[image: Pakistan had envisaged that the Dasu project would be completed by December 2021, which would add 2,160MW of electricity to the national grid under the first phase. PHOTO: FILE]
ISLAMABAD: The World Bank has lowered the 2,160-megawatt Dasu hydropower project’s rating to ‘moderately unsatisfactory’ after Pakistan could not resolve outstanding issues in the past over two years, which will now push the completion period beyond 2021.
It was the second downward revision in the project’s implementation rating over the past two and a half years, indicating the systemic bureaucratic weaknesses that have started affecting strategic projects. Last time, the World Bank had cut the progress rating to moderately satisfactory in June 2016.
The previous federal government had failed to resolve a host of land-related issues and could not ensure safety measures, leading to casualties. “The implementation progress of the DHP-I has remained slower than expected,” said the latest implementation status report of the World Bank-funded project, released in the outgoing week.
The report noted that land acquisition has only reached 742 acres, out of the 1,987 acres required for construction areas. The accrued delay during the last two years in acquiring land has now reached a stage where it directly affects the pace of the main works construction, and implementation progress has, therefore, been set to be moderately unsatisfactory, stated the report.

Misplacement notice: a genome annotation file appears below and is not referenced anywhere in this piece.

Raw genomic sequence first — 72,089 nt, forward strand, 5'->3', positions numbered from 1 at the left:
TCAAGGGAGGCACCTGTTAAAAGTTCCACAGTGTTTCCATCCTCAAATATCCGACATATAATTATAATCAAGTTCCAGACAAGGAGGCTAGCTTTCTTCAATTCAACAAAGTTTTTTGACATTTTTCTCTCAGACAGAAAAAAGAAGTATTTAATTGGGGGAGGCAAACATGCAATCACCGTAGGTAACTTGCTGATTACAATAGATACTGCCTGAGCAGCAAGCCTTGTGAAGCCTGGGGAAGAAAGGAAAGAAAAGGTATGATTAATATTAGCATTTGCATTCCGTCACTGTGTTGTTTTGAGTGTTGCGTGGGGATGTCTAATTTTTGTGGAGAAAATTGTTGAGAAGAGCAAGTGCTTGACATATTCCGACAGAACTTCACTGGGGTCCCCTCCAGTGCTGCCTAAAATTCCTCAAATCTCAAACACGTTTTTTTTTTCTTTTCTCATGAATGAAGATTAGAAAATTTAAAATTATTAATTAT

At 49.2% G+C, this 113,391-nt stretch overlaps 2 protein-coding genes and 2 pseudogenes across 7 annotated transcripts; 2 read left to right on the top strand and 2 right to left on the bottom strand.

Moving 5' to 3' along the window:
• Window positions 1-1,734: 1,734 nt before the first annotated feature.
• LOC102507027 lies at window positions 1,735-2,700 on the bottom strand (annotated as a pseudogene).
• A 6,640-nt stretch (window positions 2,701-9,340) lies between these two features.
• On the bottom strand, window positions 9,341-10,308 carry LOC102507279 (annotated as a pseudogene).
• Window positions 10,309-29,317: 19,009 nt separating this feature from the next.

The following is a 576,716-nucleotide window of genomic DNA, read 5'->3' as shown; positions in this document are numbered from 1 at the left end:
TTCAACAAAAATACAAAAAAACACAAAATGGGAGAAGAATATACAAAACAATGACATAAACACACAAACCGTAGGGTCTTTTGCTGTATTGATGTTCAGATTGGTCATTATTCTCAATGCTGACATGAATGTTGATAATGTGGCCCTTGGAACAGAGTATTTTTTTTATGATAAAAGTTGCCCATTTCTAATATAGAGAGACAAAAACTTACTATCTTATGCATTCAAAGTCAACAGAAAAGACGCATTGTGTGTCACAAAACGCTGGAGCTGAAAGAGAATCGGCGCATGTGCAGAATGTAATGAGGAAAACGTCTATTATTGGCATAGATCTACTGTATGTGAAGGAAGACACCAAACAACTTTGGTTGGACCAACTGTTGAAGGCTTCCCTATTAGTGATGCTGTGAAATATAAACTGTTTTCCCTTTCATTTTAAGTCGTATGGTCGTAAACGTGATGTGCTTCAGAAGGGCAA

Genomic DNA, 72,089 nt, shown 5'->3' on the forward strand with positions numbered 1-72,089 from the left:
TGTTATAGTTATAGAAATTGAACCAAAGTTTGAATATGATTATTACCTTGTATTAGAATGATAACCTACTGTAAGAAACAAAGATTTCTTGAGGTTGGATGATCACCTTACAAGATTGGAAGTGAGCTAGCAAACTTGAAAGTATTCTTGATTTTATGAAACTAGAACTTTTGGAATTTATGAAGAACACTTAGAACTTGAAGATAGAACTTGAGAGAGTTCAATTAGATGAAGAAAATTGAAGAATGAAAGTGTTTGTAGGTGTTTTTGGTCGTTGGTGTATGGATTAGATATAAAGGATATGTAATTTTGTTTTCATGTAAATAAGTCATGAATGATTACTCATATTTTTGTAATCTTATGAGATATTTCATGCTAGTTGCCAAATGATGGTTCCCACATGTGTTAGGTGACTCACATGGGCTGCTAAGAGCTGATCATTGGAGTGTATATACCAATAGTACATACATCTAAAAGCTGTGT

Pakistan had envisaged completing the project by December 2021 to add 2,160MW of electricity to the national grid under the first phase. The previous government preferred the 4,320MW Dasu hydropower project over Diamer-Bhasha dam and then prime minister Nawaz Sharif was initially keen to inaugurate its first phase before the end of his five-year term in 2018.
The World Bank financing is also important for the timely completion of the project’s first phase, which has a total cost of $4.3 billion. The bank has already approved $588.4 million for the scheme. It has also given guarantees of $460 million for raising about $2.5 billion in commercial loans from domestic and foreign lenders. Owing to the slow physical progress, the World Bank released only $179 million or 30.4% of its loan component in the past four years, according to a project progress report of the lender.